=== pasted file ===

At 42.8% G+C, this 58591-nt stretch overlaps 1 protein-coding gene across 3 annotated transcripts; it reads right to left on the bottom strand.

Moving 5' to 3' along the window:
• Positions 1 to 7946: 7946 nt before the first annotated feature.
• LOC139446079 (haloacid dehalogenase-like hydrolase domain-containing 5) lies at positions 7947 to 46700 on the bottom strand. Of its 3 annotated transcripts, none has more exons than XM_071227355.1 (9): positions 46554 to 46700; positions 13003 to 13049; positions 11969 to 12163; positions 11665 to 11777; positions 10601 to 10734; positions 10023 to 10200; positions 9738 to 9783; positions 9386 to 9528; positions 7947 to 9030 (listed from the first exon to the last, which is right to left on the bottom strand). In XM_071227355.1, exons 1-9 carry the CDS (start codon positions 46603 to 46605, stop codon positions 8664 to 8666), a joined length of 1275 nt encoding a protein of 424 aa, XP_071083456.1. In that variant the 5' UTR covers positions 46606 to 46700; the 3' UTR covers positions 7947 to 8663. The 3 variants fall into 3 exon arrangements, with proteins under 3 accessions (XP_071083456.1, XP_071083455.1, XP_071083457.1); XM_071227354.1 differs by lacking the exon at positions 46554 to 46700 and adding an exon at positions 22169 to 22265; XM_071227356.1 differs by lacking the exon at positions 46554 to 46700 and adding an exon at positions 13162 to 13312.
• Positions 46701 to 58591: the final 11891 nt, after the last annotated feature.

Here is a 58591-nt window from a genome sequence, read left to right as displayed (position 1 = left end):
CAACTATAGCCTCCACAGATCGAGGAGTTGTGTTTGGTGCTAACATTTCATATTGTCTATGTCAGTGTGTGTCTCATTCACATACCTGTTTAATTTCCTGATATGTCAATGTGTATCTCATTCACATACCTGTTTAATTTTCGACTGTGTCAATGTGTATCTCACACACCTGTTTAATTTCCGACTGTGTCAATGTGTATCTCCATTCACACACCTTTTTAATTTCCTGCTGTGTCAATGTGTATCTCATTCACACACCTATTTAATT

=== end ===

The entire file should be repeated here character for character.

At 42.8% G+C, this 58591-nt stretch overlaps 1 protein-coding gene across 3 annotated transcripts; it reads right to left on the bottom strand.

Moving 5' to 3' along the window:
• Positions 1 to 7946: 7946 nt before the first annotated feature.
• LOC139446079 (haloacid dehalogenase-like hydrolase domain-containing 5) lies at positions 7947 to 46700 on the bottom strand. Of its 3 annotated transcripts, none has more exons than XM_071227355.1 (9): positions 46554 to 46700; positions 13003 to 13049; positions 11969 to 12163; positions 11665 to 11777; positions 10601 to 10734; positions 10023 to 10200; positions 9738 to 9783; positions 9386 to 9528; positions 7947 to 9030 (listed from the first exon to the last, which is right to left on the bottom strand). In XM_071227355.1, exons 1-9 carry the CDS (start codon positions 46603 to 46605, stop codon positions 8664 to 8666), a joined length of 1275 nt encoding a protein of 424 aa, XP_071083456.1. In that variant the 5' UTR covers positions 46606 to 46700; the 3' UTR covers positions 7947 to 8663. The 3 variants fall into 3 exon arrangements, with proteins under 3 accessions (XP_071083456.1, XP_071083455.1, XP_071083457.1); XM_071227354.1 differs by lacking the exon at positions 46554 to 46700 and adding an exon at positions 22169 to 22265; XM_071227356.1 differs by lacking the exon at positions 46554 to 46700 and adding an exon at positions 13162 to 13312.
• Positions 46701 to 58591: the final 11891 nt, after the last annotated feature.

Here is a 58591-nt window from a genome sequence, read left to right as displayed (position 1 = left end):
CAACTATAGCCTCCACAGATCGAGGAGTTGTGTTTGGTGCTAACATTTCATATTGTCTATGTCAGTGTGTGTCTCATTCACATACCTGTTTAATTTCCTGATATGTCAATGTGTATCTCATTCACATACCTGTTTAATTTTCGACTGTGTCAATGTGTATCTCACACACCTGTTTAATTTCCGACTGTGTCAATGTGTATCTCCATTCACACACCTTTTTAATTTCCTGCTGTGTCAATGTGTATCTCATTCACACACCTATTTAATT